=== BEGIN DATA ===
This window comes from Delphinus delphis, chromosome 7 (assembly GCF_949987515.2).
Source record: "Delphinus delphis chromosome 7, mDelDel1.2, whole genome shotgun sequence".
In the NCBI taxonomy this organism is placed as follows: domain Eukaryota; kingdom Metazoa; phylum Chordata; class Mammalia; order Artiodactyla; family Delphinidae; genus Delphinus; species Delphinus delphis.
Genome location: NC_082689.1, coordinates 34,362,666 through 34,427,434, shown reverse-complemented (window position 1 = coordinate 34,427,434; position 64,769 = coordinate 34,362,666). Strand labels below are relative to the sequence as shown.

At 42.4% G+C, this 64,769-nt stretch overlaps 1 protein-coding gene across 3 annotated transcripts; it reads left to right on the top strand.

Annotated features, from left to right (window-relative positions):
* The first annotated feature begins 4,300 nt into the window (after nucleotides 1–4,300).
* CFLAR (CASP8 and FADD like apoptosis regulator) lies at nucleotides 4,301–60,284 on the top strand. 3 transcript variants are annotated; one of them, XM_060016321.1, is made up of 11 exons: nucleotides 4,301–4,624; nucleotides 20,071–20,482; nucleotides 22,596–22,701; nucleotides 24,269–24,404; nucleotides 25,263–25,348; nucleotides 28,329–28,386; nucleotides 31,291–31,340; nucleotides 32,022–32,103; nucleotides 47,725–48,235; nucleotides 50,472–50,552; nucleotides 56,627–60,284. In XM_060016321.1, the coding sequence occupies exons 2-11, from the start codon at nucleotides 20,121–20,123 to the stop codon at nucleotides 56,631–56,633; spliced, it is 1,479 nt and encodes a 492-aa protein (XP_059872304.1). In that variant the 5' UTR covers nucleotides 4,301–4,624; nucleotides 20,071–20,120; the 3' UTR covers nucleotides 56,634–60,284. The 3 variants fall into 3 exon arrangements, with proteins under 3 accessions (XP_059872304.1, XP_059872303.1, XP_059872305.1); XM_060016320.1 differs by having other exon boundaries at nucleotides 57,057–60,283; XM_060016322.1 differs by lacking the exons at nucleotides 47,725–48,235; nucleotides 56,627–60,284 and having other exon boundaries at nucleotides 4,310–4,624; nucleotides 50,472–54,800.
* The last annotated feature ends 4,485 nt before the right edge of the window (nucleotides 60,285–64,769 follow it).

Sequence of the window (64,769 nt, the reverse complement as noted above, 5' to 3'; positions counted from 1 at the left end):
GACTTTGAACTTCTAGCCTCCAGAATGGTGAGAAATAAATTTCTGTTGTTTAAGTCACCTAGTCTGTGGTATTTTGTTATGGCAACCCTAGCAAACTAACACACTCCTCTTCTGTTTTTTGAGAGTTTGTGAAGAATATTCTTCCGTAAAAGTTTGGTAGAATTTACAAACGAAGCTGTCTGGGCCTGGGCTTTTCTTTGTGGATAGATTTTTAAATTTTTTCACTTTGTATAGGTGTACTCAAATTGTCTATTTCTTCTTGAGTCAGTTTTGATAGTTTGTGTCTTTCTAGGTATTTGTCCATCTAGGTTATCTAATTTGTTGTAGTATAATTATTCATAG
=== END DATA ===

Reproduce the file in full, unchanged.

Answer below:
This window comes from Delphinus delphis, chromosome 7 (assembly GCF_949987515.2).
Source record: "Delphinus delphis chromosome 7, mDelDel1.2, whole genome shotgun sequence".
In the NCBI taxonomy this organism is placed as follows: domain Eukaryota; kingdom Metazoa; phylum Chordata; class Mammalia; order Artiodactyla; family Delphinidae; genus Delphinus; species Delphinus delphis.
Genome location: NC_082689.1, coordinates 34,362,666 through 34,427,434, shown reverse-complemented (window position 1 = coordinate 34,427,434; position 64,769 = coordinate 34,362,666). Strand labels below are relative to the sequence as shown.

At 42.4% G+C, this 64,769-nt stretch overlaps 1 protein-coding gene across 3 annotated transcripts; it reads left to right on the top strand.

Annotated features, from left to right (window-relative positions):
* The first annotated feature begins 4,300 nt into the window (after nucleotides 1–4,300).
* CFLAR (CASP8 and FADD like apoptosis regulator) lies at nucleotides 4,301–60,284 on the top strand. 3 transcript variants are annotated; one of them, XM_060016321.1, is made up of 11 exons: nucleotides 4,301–4,624; nucleotides 20,071–20,482; nucleotides 22,596–22,701; nucleotides 24,269–24,404; nucleotides 25,263–25,348; nucleotides 28,329–28,386; nucleotides 31,291–31,340; nucleotides 32,022–32,103; nucleotides 47,725–48,235; nucleotides 50,472–50,552; nucleotides 56,627–60,284. In XM_060016321.1, the coding sequence occupies exons 2-11, from the start codon at nucleotides 20,121–20,123 to the stop codon at nucleotides 56,631–56,633; spliced, it is 1,479 nt and encodes a 492-aa protein (XP_059872304.1). In that variant the 5' UTR covers nucleotides 4,301–4,624; nucleotides 20,071–20,120; the 3' UTR covers nucleotides 56,634–60,284. The 3 variants fall into 3 exon arrangements, with proteins under 3 accessions (XP_059872304.1, XP_059872303.1, XP_059872305.1); XM_060016320.1 differs by having other exon boundaries at nucleotides 57,057–60,283; XM_060016322.1 differs by lacking the exons at nucleotides 47,725–48,235; nucleotides 56,627–60,284 and having other exon boundaries at nucleotides 4,310–4,624; nucleotides 50,472–54,800.
* The last annotated feature ends 4,485 nt before the right edge of the window (nucleotides 60,285–64,769 follow it).

Sequence of the window (64,769 nt, the reverse complement as noted above, 5' to 3'; positions counted from 1 at the left end):
GACTTTGAACTTCTAGCCTCCAGAATGGTGAGAAATAAATTTCTGTTGTTTAAGTCACCTAGTCTGTGGTATTTTGTTATGGCAACCCTAGCAAACTAACACACTCCTCTTCTGTTTTTTGAGAGTTTGTGAAGAATATTCTTCCGTAAAAGTTTGGTAGAATTTACAAACGAAGCTGTCTGGGCCTGGGCTTTTCTTTGTGGATAGATTTTTAAATTTTTTCACTTTGTATAGGTGTACTCAAATTGTCTATTTCTTCTTGAGTCAGTTTTGATAGTTTGTGTCTTTCTAGGTATTTGTCCATCTAGGTTATCTAATTTGTTGTAGTATAATTATTCATAG